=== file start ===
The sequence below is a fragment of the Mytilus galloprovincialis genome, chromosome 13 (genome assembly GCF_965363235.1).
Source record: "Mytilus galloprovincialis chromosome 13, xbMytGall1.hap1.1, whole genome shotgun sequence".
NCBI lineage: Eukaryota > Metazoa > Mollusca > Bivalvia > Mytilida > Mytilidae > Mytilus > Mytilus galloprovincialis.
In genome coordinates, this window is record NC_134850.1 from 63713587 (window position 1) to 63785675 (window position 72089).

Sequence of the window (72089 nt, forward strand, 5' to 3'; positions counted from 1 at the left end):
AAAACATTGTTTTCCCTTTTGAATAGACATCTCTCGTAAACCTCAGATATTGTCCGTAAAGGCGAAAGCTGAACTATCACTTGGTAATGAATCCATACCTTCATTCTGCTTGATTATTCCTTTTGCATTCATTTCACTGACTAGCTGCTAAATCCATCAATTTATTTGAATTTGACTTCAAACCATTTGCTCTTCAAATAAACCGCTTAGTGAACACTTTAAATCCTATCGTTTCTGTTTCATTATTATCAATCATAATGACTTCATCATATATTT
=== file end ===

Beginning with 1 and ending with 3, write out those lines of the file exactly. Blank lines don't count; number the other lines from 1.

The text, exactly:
The sequence below is a fragment of the Mytilus galloprovincialis genome, chromosome 13 (genome assembly GCF_965363235.1).
Source record: "Mytilus galloprovincialis chromosome 13, xbMytGall1.hap1.1, whole genome shotgun sequence".
NCBI lineage: Eukaryota > Metazoa > Mollusca > Bivalvia > Mytilida > Mytilidae > Mytilus > Mytilus galloprovincialis.